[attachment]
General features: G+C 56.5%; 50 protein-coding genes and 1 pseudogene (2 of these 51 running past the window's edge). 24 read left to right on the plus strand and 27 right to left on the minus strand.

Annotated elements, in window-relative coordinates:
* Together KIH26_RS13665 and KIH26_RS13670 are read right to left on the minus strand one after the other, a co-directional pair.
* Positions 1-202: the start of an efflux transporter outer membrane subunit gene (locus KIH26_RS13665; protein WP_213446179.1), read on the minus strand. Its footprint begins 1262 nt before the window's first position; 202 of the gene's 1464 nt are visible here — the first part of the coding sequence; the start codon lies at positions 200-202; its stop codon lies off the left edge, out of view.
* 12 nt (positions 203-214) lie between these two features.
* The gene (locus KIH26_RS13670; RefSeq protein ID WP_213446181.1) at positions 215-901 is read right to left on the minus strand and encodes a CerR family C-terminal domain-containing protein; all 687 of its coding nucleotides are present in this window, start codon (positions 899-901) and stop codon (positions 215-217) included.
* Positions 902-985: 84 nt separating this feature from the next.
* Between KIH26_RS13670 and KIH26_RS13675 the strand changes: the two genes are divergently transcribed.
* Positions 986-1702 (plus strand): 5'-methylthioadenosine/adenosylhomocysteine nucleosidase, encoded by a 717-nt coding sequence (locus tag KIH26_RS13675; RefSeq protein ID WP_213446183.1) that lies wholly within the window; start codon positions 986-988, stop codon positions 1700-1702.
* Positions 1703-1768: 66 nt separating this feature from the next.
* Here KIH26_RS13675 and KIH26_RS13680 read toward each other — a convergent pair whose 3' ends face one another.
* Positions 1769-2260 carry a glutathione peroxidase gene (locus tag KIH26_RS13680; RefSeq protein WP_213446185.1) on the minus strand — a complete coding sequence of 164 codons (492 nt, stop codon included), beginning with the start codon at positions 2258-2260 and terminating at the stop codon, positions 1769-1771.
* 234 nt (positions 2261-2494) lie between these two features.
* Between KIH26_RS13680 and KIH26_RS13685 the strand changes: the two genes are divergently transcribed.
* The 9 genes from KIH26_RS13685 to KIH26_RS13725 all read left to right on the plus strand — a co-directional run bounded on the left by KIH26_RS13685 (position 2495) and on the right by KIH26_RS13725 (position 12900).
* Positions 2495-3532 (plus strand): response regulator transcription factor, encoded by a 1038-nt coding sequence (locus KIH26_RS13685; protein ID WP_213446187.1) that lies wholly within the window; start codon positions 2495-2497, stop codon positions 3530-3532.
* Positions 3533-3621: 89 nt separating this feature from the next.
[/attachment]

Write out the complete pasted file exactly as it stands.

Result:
General features: G+C 56.5%; 50 protein-coding genes and 1 pseudogene (2 of these 51 running past the window's edge). 24 read left to right on the plus strand and 27 right to left on the minus strand.

Annotated elements, in window-relative coordinates:
* Together KIH26_RS13665 and KIH26_RS13670 are read right to left on the minus strand one after the other, a co-directional pair.
* Positions 1-202: the start of an efflux transporter outer membrane subunit gene (locus KIH26_RS13665; protein WP_213446179.1), read on the minus strand. Its footprint begins 1262 nt before the window's first position; 202 of the gene's 1464 nt are visible here — the first part of the coding sequence; the start codon lies at positions 200-202; its stop codon lies off the left edge, out of view.
* 12 nt (positions 203-214) lie between these two features.
* The gene (locus KIH26_RS13670; RefSeq protein ID WP_213446181.1) at positions 215-901 is read right to left on the minus strand and encodes a CerR family C-terminal domain-containing protein; all 687 of its coding nucleotides are present in this window, start codon (positions 899-901) and stop codon (positions 215-217) included.
* Positions 902-985: 84 nt separating this feature from the next.
* Between KIH26_RS13670 and KIH26_RS13675 the strand changes: the two genes are divergently transcribed.
* Positions 986-1702 (plus strand): 5'-methylthioadenosine/adenosylhomocysteine nucleosidase, encoded by a 717-nt coding sequence (locus tag KIH26_RS13675; RefSeq protein ID WP_213446183.1) that lies wholly within the window; start codon positions 986-988, stop codon positions 1700-1702.
* Positions 1703-1768: 66 nt separating this feature from the next.
* Here KIH26_RS13675 and KIH26_RS13680 read toward each other — a convergent pair whose 3' ends face one another.
* Positions 1769-2260 carry a glutathione peroxidase gene (locus tag KIH26_RS13680; RefSeq protein WP_213446185.1) on the minus strand — a complete coding sequence of 164 codons (492 nt, stop codon included), beginning with the start codon at positions 2258-2260 and terminating at the stop codon, positions 1769-1771.
* 234 nt (positions 2261-2494) lie between these two features.
* Between KIH26_RS13680 and KIH26_RS13685 the strand changes: the two genes are divergently transcribed.
* The 9 genes from KIH26_RS13685 to KIH26_RS13725 all read left to right on the plus strand — a co-directional run bounded on the left by KIH26_RS13685 (position 2495) and on the right by KIH26_RS13725 (position 12900).
* Positions 2495-3532 (plus strand): response regulator transcription factor, encoded by a 1038-nt coding sequence (locus KIH26_RS13685; protein ID WP_213446187.1) that lies wholly within the window; start codon positions 2495-2497, stop codon positions 3530-3532.
* Positions 3533-3621: 89 nt separating this feature from the next.